The Supreme Court decided a very important and controversial Free Exercise of religion case in 1990, Employment Division, Department of Human Resources of Oregon v. Smith. Justice Antonin Scalia explained that religious believers are not automatically exempt from state and federal laws, but must, like everybody else, obey neutral laws of general applicability. To suggest that the Free Exercise Clause allowed religious believers to disobey the law, wrote Scalia, misinterpreted the First Amendment. Laws, he wrote, are made for the government of actions, and while they cannot interfere with mere religious belief and opinions, they may with practices. . . . Can a man excuse his practices to the contrary because of his religious belief? To permit this would be to make the professed doctrines of religious belief superior to the law of the land, and in effect to permit every citizen to become a law unto himself.
If Smith were taken seriously, churches would be held to the same legal standards as everyone else. In the sexual abuse crisis that has plagued the Roman Catholic Church, for example, criminal law should have imprisoned the abusers as well as the clerics who hid molesters from the law. Tort law should have found the abusers and their employers--including bishops and popes--liable for malpractice, negligent hiring, negligent retention, infliction of emotional distress and fraud. Bankruptcy law should have focused on distributing the church's assets to victims. The church should have been treated no better--or worse--than any other wrongdoer.
Instead the church repeatedly hid behind the First Amendment, citing pre-Smith law to argue that the church was exempt from legal oversight as a matter of religious freedom.It argued that its communications with errant priests were privileged by Free Exercise and so could not be released to courts of law. It claimed that its confidential communications about clergy were sacred and did not allow reporting crimes to police. It insisted that its hiring and firing decisions about clergy were absolutely protected from court review by the First Amendment. It argued that its assets could not be claimed in bankruptcy proceedings because only the church could decide the disposition of its own property.
Because of Smith, the courts gradually rejected absolute constitutional protection for the churches and allowed the churches to be held accountable in courts of law. Without Smith, the extent of the abuse crisis would still be unknown as the church would have freely exercised a religion of crime and abuse without accountability.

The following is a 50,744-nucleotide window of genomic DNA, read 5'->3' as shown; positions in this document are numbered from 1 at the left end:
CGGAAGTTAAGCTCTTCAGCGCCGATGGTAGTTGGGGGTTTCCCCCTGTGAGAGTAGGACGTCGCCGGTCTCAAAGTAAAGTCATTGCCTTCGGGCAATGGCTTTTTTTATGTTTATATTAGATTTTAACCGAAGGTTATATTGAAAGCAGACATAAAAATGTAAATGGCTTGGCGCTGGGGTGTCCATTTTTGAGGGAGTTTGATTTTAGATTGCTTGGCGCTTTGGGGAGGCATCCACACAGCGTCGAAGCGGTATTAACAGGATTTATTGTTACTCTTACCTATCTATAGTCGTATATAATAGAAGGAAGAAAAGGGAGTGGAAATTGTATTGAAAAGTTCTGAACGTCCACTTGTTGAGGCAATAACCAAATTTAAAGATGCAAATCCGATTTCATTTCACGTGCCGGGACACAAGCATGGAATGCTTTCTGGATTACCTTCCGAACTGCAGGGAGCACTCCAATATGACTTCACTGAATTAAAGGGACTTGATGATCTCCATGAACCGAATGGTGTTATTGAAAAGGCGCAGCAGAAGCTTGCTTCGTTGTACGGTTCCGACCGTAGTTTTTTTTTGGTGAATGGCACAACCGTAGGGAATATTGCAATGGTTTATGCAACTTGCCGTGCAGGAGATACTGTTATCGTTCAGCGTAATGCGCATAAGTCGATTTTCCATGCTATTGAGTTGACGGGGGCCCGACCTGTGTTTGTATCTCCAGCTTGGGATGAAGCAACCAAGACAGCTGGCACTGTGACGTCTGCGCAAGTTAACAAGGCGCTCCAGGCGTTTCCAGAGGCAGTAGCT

Amazingly, defenders of organized religion have attacked Smith since the day it was decided and achieved great political success in undermining its holding. Congress, and then many states, passed Religious Freedom Restoration Acts in order to keep religious organizations exempt from the law that governs everyone else. Congress also enacted the Religious Land Use and Institutionalized Persons Act, which gives every religious landowner and prisoner the opportunity to challenge the same laws that apply to everyone else. Religious landowners get special exemptions from the zoning laws, for example, that other citizens do not. Despite Smith, moreover, some courts have held that the church, the bishops and the pope cannot be sued because the courts have no authority to review ministerial decisions by the churches.
The trail of documents implicating church officials in decisions to keep abusive priests near vulnerable children has almost reached the pope, who waited six years until taking any action against an Oakland, California priest because he believed the good of the Universal Church had to be considered in any decision to defrock the priest. The law for everyone else, of course, puts priority on protecting children from abusers.
Justice Scalia was right to warn against religious believers who make the professed doctrines of religious belief superior to the law of the land, as the pope and bishops did when they became a law unto themselves in the sex abuse crisis. Now it is time for courts and politicians to take Smith seriously and end the popular practice of exempting religious believers from the laws. Without Smith, there is no hope to build a nation of law.